Internationally acclaimed author Wilbur Smith has died in South Africa aged 88, his publisher announced Saturday.
"Global bestselling author Wilbur Smith died unexpectedly this afternoon at his Cape Town home after a morning of reading and writing with his wife Niso by his side," said a statement released on the Wilbur Smith Books website.
With 49 titles under his belt since his first novel 'When the Lion Feeds' was published in 1964, Smith became a household name in literature.
"The undisputed and inimitable master of adventure writing, Wilbur Smith's novels have gripped readers for over half a century, selling over 140 million copies worldwide in more than thirty languages," said the statement.
His bestselling 'Courtney Series', was the longest running in publishing history, said the statement.
It spanned generations and three centuries, "through critical periods from the dawn of colonial Africa to the American Civil War, and to the apartheid era in South Africa".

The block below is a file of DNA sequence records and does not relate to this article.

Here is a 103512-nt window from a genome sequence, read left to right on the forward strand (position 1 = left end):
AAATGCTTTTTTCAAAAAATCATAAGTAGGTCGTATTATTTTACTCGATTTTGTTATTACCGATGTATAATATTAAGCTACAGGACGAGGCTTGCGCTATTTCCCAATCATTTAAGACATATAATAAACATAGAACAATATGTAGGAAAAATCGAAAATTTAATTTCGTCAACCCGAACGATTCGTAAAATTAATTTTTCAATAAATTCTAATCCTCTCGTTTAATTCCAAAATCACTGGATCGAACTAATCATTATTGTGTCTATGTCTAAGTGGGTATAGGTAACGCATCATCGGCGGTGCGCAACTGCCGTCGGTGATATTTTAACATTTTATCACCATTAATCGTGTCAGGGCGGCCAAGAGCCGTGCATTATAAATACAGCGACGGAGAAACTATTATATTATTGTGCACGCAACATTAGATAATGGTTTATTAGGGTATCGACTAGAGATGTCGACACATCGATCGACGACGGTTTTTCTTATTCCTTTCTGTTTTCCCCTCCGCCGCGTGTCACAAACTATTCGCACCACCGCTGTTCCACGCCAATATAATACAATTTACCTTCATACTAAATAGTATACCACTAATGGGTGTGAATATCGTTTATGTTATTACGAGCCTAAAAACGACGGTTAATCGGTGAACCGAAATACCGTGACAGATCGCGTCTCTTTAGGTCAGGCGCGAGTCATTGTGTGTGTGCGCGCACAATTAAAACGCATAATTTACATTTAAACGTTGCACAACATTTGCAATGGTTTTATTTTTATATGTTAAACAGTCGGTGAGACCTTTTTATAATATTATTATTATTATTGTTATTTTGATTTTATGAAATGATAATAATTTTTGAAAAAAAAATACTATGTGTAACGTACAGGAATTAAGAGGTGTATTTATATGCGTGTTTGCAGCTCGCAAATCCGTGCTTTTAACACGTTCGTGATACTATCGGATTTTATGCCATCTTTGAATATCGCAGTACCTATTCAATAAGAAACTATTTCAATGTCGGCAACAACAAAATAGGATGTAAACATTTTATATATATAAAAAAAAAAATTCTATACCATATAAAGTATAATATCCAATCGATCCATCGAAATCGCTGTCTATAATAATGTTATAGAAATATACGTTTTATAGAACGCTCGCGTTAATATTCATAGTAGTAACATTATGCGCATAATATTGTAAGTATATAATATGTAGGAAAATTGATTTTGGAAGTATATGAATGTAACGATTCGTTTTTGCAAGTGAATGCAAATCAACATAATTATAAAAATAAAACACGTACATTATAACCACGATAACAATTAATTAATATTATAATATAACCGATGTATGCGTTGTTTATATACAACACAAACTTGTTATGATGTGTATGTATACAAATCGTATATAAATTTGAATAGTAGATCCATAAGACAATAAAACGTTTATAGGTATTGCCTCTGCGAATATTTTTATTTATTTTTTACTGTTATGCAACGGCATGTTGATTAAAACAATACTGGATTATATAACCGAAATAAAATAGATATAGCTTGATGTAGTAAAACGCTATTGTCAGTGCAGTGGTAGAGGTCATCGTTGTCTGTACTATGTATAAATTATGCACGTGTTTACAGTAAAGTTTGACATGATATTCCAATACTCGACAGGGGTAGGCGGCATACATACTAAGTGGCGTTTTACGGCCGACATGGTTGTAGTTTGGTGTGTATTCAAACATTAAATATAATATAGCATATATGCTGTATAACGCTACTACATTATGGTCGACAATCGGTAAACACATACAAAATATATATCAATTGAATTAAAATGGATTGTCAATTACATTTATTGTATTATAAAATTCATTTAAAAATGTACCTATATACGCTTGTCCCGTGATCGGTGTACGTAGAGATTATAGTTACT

"In the 49 novels Smith has published to date, he has transported his readers to gold mines in South Africa, piracy on the Indian Ocean, buried treasure on tropical islands, conflict in Arabia and Khartoum, ancient Egypt, World War Two Germany and Paris, India, the Americas and the Antarctic, encountering ruthless diamond and slave traders and big game hunters in the jungles and bush of the African wilderness".
But it was with Taita, the hero of his 'Egyptian Series', that Wilbur "most strongly identified, and River God remains one of his best-loved novels to this day", said the statement.
His office thanked Smith's "millions of fans across the world who cherished his incredible writing and joined us all on his amazing adventures".